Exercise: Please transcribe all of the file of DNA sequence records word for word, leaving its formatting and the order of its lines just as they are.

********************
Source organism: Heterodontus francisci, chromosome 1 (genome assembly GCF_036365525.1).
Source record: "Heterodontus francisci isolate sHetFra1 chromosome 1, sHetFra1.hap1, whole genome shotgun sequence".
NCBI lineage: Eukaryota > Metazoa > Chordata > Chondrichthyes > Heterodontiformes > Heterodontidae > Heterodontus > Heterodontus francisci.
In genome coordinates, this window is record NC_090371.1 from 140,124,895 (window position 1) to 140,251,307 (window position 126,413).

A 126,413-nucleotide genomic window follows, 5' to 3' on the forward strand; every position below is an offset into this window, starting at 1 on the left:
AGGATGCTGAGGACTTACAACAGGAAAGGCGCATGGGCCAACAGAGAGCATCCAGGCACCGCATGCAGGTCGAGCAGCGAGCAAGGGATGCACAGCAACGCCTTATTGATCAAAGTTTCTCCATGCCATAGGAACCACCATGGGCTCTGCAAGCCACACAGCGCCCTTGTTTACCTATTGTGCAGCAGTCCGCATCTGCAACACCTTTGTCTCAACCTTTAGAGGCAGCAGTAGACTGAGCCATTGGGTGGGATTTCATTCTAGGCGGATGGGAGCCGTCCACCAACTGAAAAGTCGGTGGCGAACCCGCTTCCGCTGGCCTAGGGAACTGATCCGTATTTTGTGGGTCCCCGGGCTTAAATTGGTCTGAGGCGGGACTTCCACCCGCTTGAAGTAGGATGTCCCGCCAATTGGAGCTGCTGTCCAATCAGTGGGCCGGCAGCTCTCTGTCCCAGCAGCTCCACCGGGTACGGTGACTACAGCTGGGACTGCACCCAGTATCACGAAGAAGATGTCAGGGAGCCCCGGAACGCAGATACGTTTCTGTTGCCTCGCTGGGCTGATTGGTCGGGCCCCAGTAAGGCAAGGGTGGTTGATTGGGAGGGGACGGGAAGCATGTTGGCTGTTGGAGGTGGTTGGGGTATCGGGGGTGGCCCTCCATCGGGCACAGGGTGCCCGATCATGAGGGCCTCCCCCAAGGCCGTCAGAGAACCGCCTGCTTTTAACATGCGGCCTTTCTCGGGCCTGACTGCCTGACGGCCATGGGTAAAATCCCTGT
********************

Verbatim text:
Source organism: Heterodontus francisci, chromosome 1 (genome assembly GCF_036365525.1).
Source record: "Heterodontus francisci isolate sHetFra1 chromosome 1, sHetFra1.hap1, whole genome shotgun sequence".
NCBI lineage: Eukaryota > Metazoa > Chordata > Chondrichthyes > Heterodontiformes > Heterodontidae > Heterodontus > Heterodontus francisci.
In genome coordinates, this window is record NC_090371.1 from 140,124,895 (window position 1) to 140,251,307 (window position 126,413).

A 126,413-nucleotide genomic window follows, 5' to 3' on the forward strand; every position below is an offset into this window, starting at 1 on the left:
AGGATGCTGAGGACTTACAACAGGAAAGGCGCATGGGCCAACAGAGAGCATCCAGGCACCGCATGCAGGTCGAGCAGCGAGCAAGGGATGCACAGCAACGCCTTATTGATCAAAGTTTCTCCATGCCATAGGAACCACCATGGGCTCTGCAAGCCACACAGCGCCCTTGTTTACCTATTGTGCAGCAGTCCGCATCTGCAACACCTTTGTCTCAACCTTTAGAGGCAGCAGTAGACTGAGCCATTGGGTGGGATTTCATTCTAGGCGGATGGGAGCCGTCCACCAACTGAAAAGTCGGTGGCGAACCCGCTTCCGCTGGCCTAGGGAACTGATCCGTATTTTGTGGGTCCCCGGGCTTAAATTGGTCTGAGGCGGGACTTCCACCCGCTTGAAGTAGGATGTCCCGCCAATTGGAGCTGCTGTCCAATCAGTGGGCCGGCAGCTCTCTGTCCCAGCAGCTCCACCGGGTACGGTGACTACAGCTGGGACTGCACCCAGTATCACGAAGAAGATGTCAGGGAGCCCCGGAACGCAGATACGTTTCTGTTGCCTCGCTGGGCTGATTGGTCGGGCCCCAGTAAGGCAAGGGTGGTTGATTGGGAGGGGACGGGAAGCATGTTGGCTGTTGGAGGTGGTTGGGGTATCGGGGGTGGCCCTCCATCGGGCACAGGGTGCCCGATCATGAGGGCCTCCCCCAAGGCCGTCAGAGAACCGCCTGCTTTTAACATGCGGCCTTTCTCGGGCCTGACTGCCTGACGGCCATGGGTAAAATCCCTGT